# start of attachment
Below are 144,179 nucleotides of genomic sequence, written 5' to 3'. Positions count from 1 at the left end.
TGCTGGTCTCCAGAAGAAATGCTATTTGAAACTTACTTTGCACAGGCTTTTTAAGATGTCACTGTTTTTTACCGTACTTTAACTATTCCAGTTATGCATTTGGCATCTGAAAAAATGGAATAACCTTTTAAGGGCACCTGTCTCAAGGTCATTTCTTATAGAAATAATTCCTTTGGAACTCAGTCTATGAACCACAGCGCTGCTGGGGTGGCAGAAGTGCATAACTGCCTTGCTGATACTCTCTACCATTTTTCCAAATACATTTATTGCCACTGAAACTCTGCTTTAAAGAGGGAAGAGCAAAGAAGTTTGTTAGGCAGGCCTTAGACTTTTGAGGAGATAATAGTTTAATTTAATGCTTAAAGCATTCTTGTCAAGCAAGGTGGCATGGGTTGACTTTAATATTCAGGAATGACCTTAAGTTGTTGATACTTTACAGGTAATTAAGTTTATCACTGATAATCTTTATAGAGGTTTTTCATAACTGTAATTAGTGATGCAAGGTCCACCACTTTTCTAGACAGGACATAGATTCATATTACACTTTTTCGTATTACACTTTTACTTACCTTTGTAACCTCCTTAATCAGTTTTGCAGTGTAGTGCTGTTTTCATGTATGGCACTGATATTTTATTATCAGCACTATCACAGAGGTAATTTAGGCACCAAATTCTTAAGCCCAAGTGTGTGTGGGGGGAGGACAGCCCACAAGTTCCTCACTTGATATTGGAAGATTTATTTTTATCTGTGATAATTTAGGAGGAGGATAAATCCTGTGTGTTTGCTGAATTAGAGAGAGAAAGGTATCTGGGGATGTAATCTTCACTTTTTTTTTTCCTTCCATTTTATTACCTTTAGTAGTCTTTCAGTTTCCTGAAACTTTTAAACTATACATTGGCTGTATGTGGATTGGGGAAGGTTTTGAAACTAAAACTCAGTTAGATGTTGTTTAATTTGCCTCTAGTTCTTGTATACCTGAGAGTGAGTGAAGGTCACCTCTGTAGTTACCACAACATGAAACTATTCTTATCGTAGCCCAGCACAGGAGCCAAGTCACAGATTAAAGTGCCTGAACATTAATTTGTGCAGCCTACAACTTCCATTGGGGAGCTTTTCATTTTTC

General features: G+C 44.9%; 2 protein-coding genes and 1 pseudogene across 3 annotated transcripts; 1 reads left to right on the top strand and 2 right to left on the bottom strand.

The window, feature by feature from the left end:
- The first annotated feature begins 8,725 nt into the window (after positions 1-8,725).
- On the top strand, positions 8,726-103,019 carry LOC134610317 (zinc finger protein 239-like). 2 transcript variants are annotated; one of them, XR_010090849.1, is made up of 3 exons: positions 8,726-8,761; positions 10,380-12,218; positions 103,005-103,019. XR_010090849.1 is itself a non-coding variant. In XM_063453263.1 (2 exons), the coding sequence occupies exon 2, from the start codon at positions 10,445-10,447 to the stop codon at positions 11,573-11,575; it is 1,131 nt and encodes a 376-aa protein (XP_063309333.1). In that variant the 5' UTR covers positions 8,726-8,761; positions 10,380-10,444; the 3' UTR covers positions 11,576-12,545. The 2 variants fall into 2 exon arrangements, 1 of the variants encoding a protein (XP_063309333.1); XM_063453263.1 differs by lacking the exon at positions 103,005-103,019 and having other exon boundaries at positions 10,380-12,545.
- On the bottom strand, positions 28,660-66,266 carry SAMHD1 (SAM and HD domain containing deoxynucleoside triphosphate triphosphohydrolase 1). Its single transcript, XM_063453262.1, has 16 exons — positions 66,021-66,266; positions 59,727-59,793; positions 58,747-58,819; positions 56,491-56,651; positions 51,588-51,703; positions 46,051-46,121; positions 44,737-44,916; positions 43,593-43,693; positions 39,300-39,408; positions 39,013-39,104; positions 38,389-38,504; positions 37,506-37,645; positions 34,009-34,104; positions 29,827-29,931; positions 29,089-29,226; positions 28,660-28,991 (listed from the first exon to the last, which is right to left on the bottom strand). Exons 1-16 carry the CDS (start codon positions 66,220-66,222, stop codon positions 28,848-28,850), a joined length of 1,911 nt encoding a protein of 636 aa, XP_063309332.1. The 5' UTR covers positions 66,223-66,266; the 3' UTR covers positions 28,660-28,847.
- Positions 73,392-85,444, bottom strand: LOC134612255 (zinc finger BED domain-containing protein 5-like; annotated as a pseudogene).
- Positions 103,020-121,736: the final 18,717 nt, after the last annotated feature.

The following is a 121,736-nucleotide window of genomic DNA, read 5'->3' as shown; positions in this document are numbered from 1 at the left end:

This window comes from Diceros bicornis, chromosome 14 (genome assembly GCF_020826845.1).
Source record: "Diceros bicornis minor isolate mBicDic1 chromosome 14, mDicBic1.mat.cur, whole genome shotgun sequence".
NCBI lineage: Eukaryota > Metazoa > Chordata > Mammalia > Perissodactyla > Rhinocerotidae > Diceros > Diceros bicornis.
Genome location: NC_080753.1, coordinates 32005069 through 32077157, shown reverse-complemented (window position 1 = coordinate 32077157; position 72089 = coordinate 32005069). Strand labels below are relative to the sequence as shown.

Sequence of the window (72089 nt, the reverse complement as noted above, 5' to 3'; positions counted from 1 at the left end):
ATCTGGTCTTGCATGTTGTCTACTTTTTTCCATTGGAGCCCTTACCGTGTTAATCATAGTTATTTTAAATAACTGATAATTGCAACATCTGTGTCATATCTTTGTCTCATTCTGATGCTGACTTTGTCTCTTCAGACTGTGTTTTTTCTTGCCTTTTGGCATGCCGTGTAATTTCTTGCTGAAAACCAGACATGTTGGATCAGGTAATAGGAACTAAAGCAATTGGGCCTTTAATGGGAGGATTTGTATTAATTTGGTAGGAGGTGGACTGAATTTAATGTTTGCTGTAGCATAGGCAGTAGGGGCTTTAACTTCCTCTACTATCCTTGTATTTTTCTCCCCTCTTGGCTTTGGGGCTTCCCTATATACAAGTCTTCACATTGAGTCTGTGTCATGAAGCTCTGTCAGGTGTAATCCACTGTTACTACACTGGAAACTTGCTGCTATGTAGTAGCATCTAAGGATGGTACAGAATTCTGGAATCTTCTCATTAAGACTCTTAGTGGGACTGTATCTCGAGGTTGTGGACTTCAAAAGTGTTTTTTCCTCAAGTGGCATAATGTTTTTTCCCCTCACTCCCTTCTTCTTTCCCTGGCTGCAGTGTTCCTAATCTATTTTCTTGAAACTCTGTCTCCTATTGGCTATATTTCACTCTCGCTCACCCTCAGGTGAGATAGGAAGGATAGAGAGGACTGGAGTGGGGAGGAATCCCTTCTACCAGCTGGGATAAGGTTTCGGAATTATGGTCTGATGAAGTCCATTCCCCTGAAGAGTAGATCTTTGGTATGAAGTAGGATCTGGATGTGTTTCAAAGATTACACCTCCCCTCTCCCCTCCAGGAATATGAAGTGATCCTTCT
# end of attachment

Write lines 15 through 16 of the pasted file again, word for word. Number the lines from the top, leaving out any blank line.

Sequence of the window (72089 nt, the reverse complement as noted above, 5' to 3'; positions counted from 1 at the left end):
ATCTGGTCTTGCATGTTGTCTACTTTTTTCCATTGGAGCCCTTACCGTGTTAATCATAGTTATTTTAAATAACTGATAATTGCAACATCTGTGTCATATCTTTGTCTCATTCTGATGCTGACTTTGTCTCTTCAGACTGTGTTTTTTCTTGCCTTTTGGCATGCCGTGTAATTTCTTGCTGAAAACCAGACATGTTGGATCAGGTAATAGGAACTAAAGCAATTGGGCCTTTAATGGGAGGATTTGTATTAATTTGGTAGGAGGTGGACTGAATTTAATGTTTGCTGTAGCATAGGCAGTAGGGGCTTTAACTTCCTCTACTATCCTTGTATTTTTCTCCCCTCTTGGCTTTGGGGCTTCCCTATATACAAGTCTTCACATTGAGTCTGTGTCATGAAGCTCTGTCAGGTGTAATCCACTGTTACTACACTGGAAACTTGCTGCTATGTAGTAGCATCTAAGGATGGTACAGAATTCTGGAATCTTCTCATTAAGACTCTTAGTGGGACTGTATCTCGAGGTTGTGGACTTCAAAAGTGTTTTTTCCTCAAGTGGCATAATGTTTTTTCCCCTCACTCCCTTCTTCTTTCCCTGGCTGCAGTGTTCCTAATCTATTTTCTTGAAACTCTGTCTCCTATTGGCTATATTTCACTCTCGCTCACCCTCAGGTGAGATAGGAAGGATAGAGAGGACTGGAGTGGGGAGGAATCCCTTCTACCAGCTGGGATAAGGTTTCGGAATTATGGTCTGATGAAGTCCATTCCCCTGAAGAGTAGATCTTTGGTATGAAGTAGGATCTGGATGTGTTTCAAAGATTACACCTCCCCTCTCCCCTCCAGGAATATGAAGTGATCCTTCT